- Creator In-Joke: When Tim Powers and James P. Blaylock were in college together, they invented a fake poet named "William Ashbless" to satirize the quality of their college's literary magazine. Nearly every novel Powers and Blaylock have written has had a reference to Ashbless in it somewhere — most famously The Anubis Gates, in which he appears as a major character.
- Cruel Mercy: In "Down and Out in Purgatory", the protagonist abandons his plan to kill his enemy Deader Than Dead when he realizes the man is terrified of the judgment that awaits him in the afterlife and would welcome oblivion as an escape from it.
- Deader Than Dead: In "Down and Out in Purgatory", the protagonist is out for revenge on the man who murdered his love interest, and when the man cheats him of his revenge by dying, follows him into the afterlife with the goal of killing his soul deader than dead.
- Flying Dutchman, Man Without A Country subtype: An unnamed minor character in the short story "Itinerary", based on the real-life Merhan Karimi Nasseri.
- Have We Met Yet?: In "Salvage and Demolition", the protagonist is mysteriously transported to the past three times, each time earlier than before. Along the way, he has two encounters with a woman who's also connected to the story's MacGuffin, with reciprocal versions of the "This is the first you've met me, but you'll meet me again later and then it will be the first time I've met you" conversation.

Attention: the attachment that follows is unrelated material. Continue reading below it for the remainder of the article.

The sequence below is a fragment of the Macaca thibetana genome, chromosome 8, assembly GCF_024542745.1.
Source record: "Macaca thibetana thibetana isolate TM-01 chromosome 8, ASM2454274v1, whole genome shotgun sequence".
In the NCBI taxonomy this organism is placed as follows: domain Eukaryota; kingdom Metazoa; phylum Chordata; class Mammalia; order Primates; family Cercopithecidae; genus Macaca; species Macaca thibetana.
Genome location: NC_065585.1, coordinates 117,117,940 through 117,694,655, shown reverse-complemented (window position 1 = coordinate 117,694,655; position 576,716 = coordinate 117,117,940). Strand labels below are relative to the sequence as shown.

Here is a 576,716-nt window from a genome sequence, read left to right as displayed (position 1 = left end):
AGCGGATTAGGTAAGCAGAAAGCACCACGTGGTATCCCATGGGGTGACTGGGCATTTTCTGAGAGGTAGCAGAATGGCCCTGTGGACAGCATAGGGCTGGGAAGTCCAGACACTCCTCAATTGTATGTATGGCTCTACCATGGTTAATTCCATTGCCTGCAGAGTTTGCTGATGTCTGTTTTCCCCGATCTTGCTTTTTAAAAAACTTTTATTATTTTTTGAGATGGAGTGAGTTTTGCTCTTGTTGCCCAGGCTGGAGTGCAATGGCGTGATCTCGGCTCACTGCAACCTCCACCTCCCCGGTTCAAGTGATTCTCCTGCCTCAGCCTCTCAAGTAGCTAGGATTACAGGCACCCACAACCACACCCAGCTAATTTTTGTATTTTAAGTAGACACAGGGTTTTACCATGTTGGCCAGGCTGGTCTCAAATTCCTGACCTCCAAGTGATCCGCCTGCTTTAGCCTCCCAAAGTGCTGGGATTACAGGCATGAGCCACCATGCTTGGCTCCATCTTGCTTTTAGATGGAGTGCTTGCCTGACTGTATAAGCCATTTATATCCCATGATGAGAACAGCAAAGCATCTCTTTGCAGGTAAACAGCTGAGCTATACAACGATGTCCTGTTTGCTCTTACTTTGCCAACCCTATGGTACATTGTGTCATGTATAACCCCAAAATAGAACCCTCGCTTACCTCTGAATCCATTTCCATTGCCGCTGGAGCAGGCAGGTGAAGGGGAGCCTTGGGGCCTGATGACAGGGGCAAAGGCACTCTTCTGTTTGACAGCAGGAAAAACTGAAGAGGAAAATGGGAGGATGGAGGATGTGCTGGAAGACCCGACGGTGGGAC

- I Know Your True Name: In "Down and Out in Purgatory", the dead use nicknames, because a person's true name can be used against them by another dead person or by a living spiritualist. Played with when the protagonist attempts to locate his dead love interest using her true name, and it completely fails at first because he always thinks of her by her maiden name, as she was when he first knew her; it works when he switches to using the name of the married woman she had become when she died.
- Loving a Shadow: The protagonist of "Down and Out in Purgatory" spent his whole adult life devoted to a woman who he never had a chance with, and eventually died for her sake. When they meet in the afterlife, she suggests that he wasn't really interested in her as a person, only as an unattainable goal.
- Meaningful Name: In "Down and Out in Purgatory", the overseer of the purgatory, who helps the inhabitants move on into the afterlife, is called Hubcap Pete; he has some characteristics in common with Saint Peter, who is said to stand at the gates of heaven welcoming people in. It's explicitly not the name he was known by in the living world, so he may have chosen it deliberately for the resonance.
- One Steve Limit: Inverted in the short story "Pat Moore", in which it's a plot point that all the main characters have the same name.
- Seeing Through Another's Eyes: In the short story "Pat Moore" a man meets the ghost of his wife, who, having no eyes of her own, can see only what he can see.
- Stable Time Loop: Powers's default model of time travel, with only Three Days to Never standing as a significant exception.
- Steam Punk: The term "steampunk" was coined by K. W. Jeter to describe the speculative fiction stories in a Victorian setting that he, Powers and James Blaylock were writing in the early 1980s.